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7 of 14 people found the following review helpful
5.0 out of 5 stars A 'must read'., 27 Mar. 2008
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J. Pearson (UK) - See all my reviews
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One of the most complete and satisfying books of its genre. It is easy to read, and draws you through the Music and Musicians of the 20th century. The only problem is the expense, for one is always making notes as to which CD to order next!!
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5.0 out of 5 stars Five Stars, 18 Feb. 2015
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3 of 8 people found the following review helpful
5.0 out of 5 stars The rest is noise, 9 Mar. 2009
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Mrs. Joan Williamson (Herefordshire, UK) - See all my reviews
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An excellent book which really does justice to modern music from both sides of the Atlantic. Modern composers are described, warts and all, and their music analysed fully. The author weaves a fascinating story which, though factually well researched and correct, is never dull.
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2 of 6 people found the following review helpful
2.0 out of 5 stars like listening to berlioz, 2 Feb. 2013
what is going on? I heard about this book today and started reading it. Never have I read a book containing so many empty generalisations, redundant sentences. meaningless judgements.
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4 of 12 people found the following review helpful
2.0 out of 5 stars The Rest Is Not Noise, 6 April 2009
The Rest Is Not Noise

On the 6th of April 2009 I wrote a detailed and critical review of Alex Ross's mega tome on 20th Century Music `The Rest Is Noise'. For whatever reason the review was pulled from Amazon because somebody didn't like it! This to me smacks of too much power and too little faith in our democratic system of free speech. I, as a writer myself ,have had a wealth of positive reviews and the occasional bad review both in print and on Amazon. I have never elected to have a review expunged on the basis that it wasn't favourable. So let's see, three years later what do I feel now about `The Rest Is Noise'.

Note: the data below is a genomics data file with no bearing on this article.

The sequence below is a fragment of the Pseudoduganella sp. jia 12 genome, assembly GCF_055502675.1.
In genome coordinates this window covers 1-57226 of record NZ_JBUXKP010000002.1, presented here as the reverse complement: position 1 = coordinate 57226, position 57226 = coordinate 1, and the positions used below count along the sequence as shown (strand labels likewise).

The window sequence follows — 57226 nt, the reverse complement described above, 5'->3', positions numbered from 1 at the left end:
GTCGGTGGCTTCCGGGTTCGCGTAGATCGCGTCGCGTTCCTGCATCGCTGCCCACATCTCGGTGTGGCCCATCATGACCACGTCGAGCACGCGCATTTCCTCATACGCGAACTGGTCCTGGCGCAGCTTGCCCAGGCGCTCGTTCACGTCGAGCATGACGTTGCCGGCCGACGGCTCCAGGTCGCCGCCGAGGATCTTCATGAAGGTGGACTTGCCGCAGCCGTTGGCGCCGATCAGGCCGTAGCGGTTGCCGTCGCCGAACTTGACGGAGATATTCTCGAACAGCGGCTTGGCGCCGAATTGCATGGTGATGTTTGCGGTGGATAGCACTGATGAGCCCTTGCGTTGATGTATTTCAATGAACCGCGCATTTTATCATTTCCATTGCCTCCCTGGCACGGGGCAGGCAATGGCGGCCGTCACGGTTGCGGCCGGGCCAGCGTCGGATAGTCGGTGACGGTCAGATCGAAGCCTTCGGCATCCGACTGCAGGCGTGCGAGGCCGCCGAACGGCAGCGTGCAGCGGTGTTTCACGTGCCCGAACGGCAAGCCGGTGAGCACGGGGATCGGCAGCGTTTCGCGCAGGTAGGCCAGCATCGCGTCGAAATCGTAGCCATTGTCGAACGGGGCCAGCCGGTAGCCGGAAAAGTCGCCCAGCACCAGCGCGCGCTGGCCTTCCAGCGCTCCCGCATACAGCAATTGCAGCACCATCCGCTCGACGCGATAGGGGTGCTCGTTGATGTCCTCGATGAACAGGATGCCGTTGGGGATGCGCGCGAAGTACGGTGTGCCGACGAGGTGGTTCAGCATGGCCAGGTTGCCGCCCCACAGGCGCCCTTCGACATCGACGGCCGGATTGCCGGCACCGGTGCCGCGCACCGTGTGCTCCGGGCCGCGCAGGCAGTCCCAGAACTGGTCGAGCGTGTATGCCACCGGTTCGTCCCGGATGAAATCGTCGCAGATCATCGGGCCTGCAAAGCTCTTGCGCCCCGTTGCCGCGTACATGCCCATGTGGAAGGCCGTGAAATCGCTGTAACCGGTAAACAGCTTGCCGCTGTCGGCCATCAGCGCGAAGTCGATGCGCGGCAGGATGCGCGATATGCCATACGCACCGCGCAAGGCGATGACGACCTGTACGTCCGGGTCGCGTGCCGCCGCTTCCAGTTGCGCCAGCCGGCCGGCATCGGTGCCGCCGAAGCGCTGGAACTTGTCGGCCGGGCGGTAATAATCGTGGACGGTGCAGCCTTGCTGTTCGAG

The book is extremely egocentric and eccentric. Originally subtitled `From Vienna To The Velvets' (a title borrowed from myself) the book goes out of its way to ignore the bulk of 20th Century Music: no Hendrix,Love,John McLaughlin, Captain Beefheart or King Crimson. There are a few pages at the end about Eno and The Velvet Underground but the feeling is cursory as if appended in afterthought.

One would expect a book of near 700 pages (it took me a week to read it and an entire day to write the original review) to give many citations to a priori works that paved the way for such a creation. I mentioned 20th Century music writers like David Toop, Joseph Machlis, Norman Lebrecht, Ian MacDonald and even my own work on The Ambient Century but all are treated as if they never existed.

My strong contention was this was a work that firmly re-routes 20th Century Music as primarily the creation and re-iteration of a handful of Jewish composers. Yes I'll admit the profound importance of Mahler, of the 2nd Viennese School et al in the shaping of that century's music but the constant harping on about Wagner's so-called anti-semitism ignores what for me is the beauty of the century, the creation in Stockhausen's words of `a universal music of all peoples,races and cultures'.

To this day I'm disappointed that such a skewed work should get such lavish praise. By erecting such a huge barrier between Composition and as he says "the noise of the rest" he , in a strange way seems to undermine the progress of the last 50 years. He returns to the orthodoxy of "the barriers are up and why shouldn't they"; of Jazz is ok because it's technical but Pop / Rock /Ambient /Electronica / Krautrock and such should be ignored because they are too simplistic; of placing Pink Floyd in the "File under Pop" bracket, of ignoring literally thousands of great sonic moments because they are not "high-brow" enough.

In the end what completely undermined the book's hype as one of the greatest 20th century music books ever was the lack of adequate discography. Ross's paltry list of five essential 20th Century recordings , a mere five discs accorded to Schoenberg/Webern, Stravinsky, Benjamin Britten,Oliver Messiaen and Steve Reich says everything you need to know about the limitations of his perspective. Of course there's no Sgt Pepper's Lonely Hearts Club Band (the first true meeting of Pop/Rock & Classical music) nor Hendrix's mind-blowing Electric Ladyland? Why should there be! In Ross's mind they are merely good examples of Noise!

Mark Prendergast January 3rd 2013